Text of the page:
On a lovely afternoon, the pandas were doing their usual activities: Yun Zi was playing around on the branches of his exhibit, while Bai Yun sat and munched on bamboo for a good amount of time. A few times I could see the little wheels turning in Yun Zi’s head, trying to decide what to investigate. I love to watch him while on the job because he never seems to bore me.
Archive for the 'Animal Stories' Category
Friday’s reopening of our giant panda exhibits was a huge success! It was so nice to see Bai Yun, Yun Zi, and even Gao Gao exploring their new areas. Gao surprised us with his climbing skills: he really seemed to enjoy the new furniture!
Bai and Yun Zi were hysterical; we put out some loamex mulch in their cave, and they had so much fun rolling in the pile and getting very dirty! But that was not all: they entertained us by playing on the new climbing logs and exploring the new plants. I held my breath thinking little Yun Zi was going to go on a plant attack!
Here are some answers to questions posed by our elephant fans about the African elephants at the San Diego Zoo Safari Park!
Calves, in general, start eating solid food around their fourth month. By seven months they’re eating it all, including the pellets that we use to train them, which become their favorite item.
Bai Yun has long had the nickname of “Teflon bear,” because she always looks so white and clean. In their early days at the San Diego Zoo, our male Shi Shi would be dirty and covered with grit, while our then-young female appeared freshly bathed. It didn’t much matter if it was raining or if the yard was mostly dirt or if she had just finished a play bout. Grime just never seemed to stick to our girl. Bai Yun was always camera ready.
Well, so much for that.
Once a month I have the great honor of visiting the children’s ward at the Kaiser Permanente hospital in San Diego as part of the San Diego Zoo’s outreach program. It is truly a heartwarming experience for my colleagues and me. One month we had a great time and some extra help from our friend, Yvette McClain, who works in the Zoo’s Merchandising Department.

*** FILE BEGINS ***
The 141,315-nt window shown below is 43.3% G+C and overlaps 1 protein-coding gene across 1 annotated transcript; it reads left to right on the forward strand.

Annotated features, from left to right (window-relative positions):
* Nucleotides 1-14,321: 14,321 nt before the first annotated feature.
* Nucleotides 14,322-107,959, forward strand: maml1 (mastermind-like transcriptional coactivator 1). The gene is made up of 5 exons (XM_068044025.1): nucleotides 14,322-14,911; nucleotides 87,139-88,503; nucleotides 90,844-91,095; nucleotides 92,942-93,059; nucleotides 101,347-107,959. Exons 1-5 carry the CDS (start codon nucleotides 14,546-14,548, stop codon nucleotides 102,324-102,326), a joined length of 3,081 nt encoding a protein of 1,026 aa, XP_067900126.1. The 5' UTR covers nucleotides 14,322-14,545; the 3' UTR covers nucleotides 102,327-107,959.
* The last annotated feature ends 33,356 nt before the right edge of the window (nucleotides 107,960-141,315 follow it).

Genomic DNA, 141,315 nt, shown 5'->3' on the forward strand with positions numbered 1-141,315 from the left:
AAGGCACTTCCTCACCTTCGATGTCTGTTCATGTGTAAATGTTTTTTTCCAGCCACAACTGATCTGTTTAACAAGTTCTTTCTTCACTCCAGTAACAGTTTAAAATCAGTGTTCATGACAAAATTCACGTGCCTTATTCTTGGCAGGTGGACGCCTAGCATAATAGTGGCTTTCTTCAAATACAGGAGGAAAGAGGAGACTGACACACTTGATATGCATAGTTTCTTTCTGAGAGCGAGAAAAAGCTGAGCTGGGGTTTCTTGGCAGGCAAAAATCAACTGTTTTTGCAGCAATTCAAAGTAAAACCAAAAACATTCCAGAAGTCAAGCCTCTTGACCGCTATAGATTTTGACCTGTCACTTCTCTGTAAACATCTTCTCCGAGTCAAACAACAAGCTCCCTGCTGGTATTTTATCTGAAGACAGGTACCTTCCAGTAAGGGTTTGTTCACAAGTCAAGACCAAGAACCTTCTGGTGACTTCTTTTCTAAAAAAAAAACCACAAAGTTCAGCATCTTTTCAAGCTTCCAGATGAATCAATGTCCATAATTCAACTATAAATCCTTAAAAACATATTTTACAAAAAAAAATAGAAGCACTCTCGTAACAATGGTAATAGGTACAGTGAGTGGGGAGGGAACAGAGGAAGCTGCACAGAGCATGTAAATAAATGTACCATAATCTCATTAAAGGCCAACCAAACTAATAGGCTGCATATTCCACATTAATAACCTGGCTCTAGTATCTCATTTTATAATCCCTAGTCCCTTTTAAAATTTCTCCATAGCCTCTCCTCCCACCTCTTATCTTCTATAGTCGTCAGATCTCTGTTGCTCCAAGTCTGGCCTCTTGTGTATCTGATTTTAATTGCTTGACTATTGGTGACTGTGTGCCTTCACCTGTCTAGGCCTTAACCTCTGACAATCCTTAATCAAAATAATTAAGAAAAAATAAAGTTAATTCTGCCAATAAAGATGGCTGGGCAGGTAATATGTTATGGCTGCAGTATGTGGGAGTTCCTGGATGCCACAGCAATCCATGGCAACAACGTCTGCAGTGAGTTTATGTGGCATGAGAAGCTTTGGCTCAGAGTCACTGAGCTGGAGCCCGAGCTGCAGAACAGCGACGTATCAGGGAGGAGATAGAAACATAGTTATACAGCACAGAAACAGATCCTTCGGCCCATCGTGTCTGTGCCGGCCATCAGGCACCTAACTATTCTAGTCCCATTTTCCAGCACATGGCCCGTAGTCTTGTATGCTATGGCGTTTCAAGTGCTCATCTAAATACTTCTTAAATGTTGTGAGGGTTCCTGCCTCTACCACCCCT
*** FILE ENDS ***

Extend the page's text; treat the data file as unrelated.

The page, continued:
See Kim’s previous post, Reindeer Baby Boris Grows Up.
The next big step in Boris’ social introduction was encouraging him to live in the main exhibit with the herd. To help make his move successful, we set up a “creep” for Boris. A creep is a small, safe pen, similar to a “howdy pen,” where a young animal can go to escape the herd and also meet his keepers for bottles.
It is not always easy for me to convince people that what we are doing is hard work. Our island site is warm and pleasant at this time of year, surrounded by beautiful ocean and inhabited by wonderful koalas. Fortunately, I am having many visitors to my study site, which means I have many more hands on deck, which means we can do even more!
It’s hard to believe summer is a distant memory, and fall is quickly passing. Can we already be into the middle of November? Six months ago we were all so sure our Chinook would be caring for cubs. We’ve not yet given up, but the wait and uncertainty is almost un”bear”able. We will just have to wait a bit longer to know if we will be welcoming any cubs to our family.
Here is what we do know: as of the last analysis of hormones, October 12, Chinook had not yet had any embryos implant, but her levels were still close to what we would expect of a potentially pregnant polar bear. So if she is pregnant, we would now not expect to see any cubs until late November or early December. We must still keep in mind that these tests are not a perfected science, and we still have many things to learn.
The next time you travel down Big Cat Trail at the San Diego Zoo, be sure to check out our upgraded mountain lion, or cougar, habitat. Thanks to a generous donation, we were able to add features to the exhibit that should stimulate the lives of our cougars while improving the experience of our guests.
Our cougar exhibit is home to two animals: a male, Yakima or “Kima,” and a female, Koyama, or “Koya.” They both came to the Zoo after they were found orphaned in the wild at an age where they were much too young to care for themselves. Now they give our visitors a chance to experience cougars, which frequently roam the hills just east and north of San Diego.
The San Diego Zoo Safari Park has two new, adorable additions to our cat family! In the wee hours of October 5, two 4½-pound Sumatran tiger cubs were born to our female, Delta. This is Delta’s third litter, and she continues to show us what an excellent mother she is.